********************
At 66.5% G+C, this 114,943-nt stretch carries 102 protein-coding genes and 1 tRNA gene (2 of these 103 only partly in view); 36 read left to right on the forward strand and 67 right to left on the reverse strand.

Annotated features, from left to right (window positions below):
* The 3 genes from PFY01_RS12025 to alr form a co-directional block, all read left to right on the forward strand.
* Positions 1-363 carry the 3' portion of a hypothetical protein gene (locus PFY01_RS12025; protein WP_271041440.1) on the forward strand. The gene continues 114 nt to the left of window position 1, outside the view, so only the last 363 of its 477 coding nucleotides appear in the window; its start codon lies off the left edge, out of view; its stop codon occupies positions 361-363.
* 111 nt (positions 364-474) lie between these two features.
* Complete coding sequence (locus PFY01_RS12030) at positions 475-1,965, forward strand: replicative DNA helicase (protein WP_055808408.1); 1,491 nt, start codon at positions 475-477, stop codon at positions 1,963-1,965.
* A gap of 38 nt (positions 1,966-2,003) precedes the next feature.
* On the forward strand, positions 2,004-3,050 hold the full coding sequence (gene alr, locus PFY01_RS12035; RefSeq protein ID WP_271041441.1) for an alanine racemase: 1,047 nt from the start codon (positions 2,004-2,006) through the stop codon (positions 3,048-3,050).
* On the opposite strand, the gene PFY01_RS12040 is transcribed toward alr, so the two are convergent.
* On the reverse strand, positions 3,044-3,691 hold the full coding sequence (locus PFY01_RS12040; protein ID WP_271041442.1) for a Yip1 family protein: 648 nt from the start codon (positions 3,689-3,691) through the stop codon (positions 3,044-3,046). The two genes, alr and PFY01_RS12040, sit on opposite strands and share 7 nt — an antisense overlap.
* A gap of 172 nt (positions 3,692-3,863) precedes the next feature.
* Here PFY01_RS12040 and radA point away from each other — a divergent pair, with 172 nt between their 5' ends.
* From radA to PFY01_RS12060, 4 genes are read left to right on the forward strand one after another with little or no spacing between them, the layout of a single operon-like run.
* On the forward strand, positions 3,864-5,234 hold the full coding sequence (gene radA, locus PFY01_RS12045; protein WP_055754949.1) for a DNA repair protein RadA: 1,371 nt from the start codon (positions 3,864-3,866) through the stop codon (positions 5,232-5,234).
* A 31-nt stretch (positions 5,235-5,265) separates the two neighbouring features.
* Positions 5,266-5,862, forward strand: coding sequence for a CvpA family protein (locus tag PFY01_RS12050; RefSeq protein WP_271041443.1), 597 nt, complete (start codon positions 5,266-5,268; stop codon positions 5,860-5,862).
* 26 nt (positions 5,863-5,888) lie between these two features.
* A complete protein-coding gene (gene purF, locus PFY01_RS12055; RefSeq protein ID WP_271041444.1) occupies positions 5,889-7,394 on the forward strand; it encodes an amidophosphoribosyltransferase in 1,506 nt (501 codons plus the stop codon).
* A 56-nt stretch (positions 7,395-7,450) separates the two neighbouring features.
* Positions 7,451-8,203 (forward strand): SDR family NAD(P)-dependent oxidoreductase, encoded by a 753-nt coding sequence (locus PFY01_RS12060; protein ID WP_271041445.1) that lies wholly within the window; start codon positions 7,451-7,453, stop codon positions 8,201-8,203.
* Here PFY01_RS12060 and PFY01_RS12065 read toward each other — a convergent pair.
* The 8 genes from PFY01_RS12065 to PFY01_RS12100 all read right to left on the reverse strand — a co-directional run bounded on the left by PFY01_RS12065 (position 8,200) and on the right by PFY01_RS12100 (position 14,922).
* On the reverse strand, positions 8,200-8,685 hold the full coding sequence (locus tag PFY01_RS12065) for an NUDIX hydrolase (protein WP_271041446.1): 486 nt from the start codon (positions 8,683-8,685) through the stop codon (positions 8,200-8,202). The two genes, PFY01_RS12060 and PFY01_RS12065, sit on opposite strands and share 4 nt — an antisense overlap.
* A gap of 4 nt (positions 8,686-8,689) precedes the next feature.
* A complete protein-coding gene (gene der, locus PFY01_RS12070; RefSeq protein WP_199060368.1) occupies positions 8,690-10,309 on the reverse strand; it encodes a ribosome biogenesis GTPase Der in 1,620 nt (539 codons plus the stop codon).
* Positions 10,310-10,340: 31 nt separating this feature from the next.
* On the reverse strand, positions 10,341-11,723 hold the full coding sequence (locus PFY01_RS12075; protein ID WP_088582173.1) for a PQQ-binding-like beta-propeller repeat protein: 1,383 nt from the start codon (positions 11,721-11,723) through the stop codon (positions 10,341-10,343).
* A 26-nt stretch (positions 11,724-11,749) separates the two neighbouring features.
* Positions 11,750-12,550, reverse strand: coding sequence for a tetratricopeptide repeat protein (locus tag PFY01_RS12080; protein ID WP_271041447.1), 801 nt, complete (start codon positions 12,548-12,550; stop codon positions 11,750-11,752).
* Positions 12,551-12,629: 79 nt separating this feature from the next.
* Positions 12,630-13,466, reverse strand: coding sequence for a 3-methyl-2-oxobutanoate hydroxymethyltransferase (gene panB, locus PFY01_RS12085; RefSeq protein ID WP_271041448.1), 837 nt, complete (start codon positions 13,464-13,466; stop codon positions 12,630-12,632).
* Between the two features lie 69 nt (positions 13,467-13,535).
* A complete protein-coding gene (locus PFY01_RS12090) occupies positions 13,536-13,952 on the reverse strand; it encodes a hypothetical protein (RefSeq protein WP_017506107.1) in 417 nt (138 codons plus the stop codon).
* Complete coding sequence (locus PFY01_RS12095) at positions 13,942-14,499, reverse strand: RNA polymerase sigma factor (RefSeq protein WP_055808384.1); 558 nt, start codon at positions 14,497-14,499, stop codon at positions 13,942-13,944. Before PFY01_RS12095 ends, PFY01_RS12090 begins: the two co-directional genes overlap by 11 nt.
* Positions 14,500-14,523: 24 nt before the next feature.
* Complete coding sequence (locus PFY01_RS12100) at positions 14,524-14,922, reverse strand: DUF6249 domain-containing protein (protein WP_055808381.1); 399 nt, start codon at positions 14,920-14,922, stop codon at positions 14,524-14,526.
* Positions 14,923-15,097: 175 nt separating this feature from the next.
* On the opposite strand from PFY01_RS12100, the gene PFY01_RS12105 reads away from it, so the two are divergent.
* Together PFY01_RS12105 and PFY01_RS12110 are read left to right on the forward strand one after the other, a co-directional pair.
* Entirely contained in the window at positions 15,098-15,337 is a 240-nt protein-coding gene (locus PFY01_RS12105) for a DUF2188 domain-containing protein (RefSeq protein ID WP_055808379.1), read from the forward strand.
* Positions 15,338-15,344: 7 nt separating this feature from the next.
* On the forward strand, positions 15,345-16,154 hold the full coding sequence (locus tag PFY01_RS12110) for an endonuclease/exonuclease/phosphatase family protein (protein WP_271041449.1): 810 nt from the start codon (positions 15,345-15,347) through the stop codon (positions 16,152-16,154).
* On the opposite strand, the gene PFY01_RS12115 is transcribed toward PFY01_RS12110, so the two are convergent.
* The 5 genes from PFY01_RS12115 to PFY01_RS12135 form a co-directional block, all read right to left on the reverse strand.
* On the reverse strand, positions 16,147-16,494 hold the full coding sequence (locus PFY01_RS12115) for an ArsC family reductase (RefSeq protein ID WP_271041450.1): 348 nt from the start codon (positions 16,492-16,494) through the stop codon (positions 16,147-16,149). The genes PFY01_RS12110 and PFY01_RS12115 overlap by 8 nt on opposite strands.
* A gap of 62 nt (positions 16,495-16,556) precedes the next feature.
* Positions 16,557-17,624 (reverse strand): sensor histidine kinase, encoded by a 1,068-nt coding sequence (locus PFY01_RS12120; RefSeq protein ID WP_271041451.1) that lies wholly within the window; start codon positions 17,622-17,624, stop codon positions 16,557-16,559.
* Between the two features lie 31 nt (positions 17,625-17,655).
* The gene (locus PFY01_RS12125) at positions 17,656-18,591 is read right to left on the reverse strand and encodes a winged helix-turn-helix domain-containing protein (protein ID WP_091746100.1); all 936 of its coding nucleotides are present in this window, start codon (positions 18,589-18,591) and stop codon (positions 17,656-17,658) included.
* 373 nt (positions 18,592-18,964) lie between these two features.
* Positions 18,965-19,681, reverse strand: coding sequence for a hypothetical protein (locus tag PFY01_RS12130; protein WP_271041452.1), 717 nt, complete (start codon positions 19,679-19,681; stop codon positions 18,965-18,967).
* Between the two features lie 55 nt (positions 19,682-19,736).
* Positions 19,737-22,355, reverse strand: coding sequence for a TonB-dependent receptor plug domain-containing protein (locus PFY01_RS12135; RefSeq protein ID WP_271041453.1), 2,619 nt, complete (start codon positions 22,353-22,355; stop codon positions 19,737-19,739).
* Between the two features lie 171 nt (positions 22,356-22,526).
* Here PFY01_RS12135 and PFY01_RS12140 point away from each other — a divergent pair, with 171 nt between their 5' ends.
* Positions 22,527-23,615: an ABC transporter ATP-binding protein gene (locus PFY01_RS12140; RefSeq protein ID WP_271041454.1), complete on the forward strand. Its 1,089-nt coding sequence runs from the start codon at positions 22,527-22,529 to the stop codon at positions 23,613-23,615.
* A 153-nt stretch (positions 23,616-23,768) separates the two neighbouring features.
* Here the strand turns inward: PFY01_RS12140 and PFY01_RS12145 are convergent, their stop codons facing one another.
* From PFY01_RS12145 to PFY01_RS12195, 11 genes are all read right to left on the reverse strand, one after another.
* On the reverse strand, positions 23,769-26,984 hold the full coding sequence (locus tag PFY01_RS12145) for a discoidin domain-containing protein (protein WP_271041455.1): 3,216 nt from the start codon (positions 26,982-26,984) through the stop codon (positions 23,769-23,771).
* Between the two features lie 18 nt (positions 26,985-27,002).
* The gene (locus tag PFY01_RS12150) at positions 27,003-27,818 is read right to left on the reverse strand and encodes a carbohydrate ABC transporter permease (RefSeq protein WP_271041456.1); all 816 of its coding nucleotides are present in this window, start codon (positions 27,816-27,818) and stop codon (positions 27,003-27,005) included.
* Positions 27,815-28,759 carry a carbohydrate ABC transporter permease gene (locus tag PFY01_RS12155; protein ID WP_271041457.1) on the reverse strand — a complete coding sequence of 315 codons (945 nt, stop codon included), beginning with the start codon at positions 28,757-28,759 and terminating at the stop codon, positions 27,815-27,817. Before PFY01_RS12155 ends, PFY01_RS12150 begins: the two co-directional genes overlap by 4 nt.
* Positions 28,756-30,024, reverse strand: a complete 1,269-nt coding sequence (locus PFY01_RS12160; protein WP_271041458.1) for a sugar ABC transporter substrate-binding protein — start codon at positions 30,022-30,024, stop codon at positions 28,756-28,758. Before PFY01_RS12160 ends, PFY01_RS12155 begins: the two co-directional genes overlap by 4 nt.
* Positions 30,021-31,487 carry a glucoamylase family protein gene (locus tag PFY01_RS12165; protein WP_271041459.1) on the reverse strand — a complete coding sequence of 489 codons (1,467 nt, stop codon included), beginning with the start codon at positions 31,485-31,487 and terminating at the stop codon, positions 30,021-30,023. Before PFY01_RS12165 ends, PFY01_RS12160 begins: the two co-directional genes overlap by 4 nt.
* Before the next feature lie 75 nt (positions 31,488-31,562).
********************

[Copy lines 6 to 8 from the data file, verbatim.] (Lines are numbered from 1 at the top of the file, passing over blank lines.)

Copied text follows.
* Complete coding sequence (locus PFY01_RS12030) at positions 475-1,965, forward strand: replicative DNA helicase (protein WP_055808408.1); 1,491 nt, start codon at positions 475-477, stop codon at positions 1,963-1,965.
* A gap of 38 nt (positions 1,966-2,003) precedes the next feature.
* On the forward strand, positions 2,004-3,050 hold the full coding sequence (gene alr, locus PFY01_RS12035; RefSeq protein ID WP_271041441.1) for an alanine racemase: 1,047 nt from the start codon (positions 2,004-2,006) through the stop codon (positions 3,048-3,050).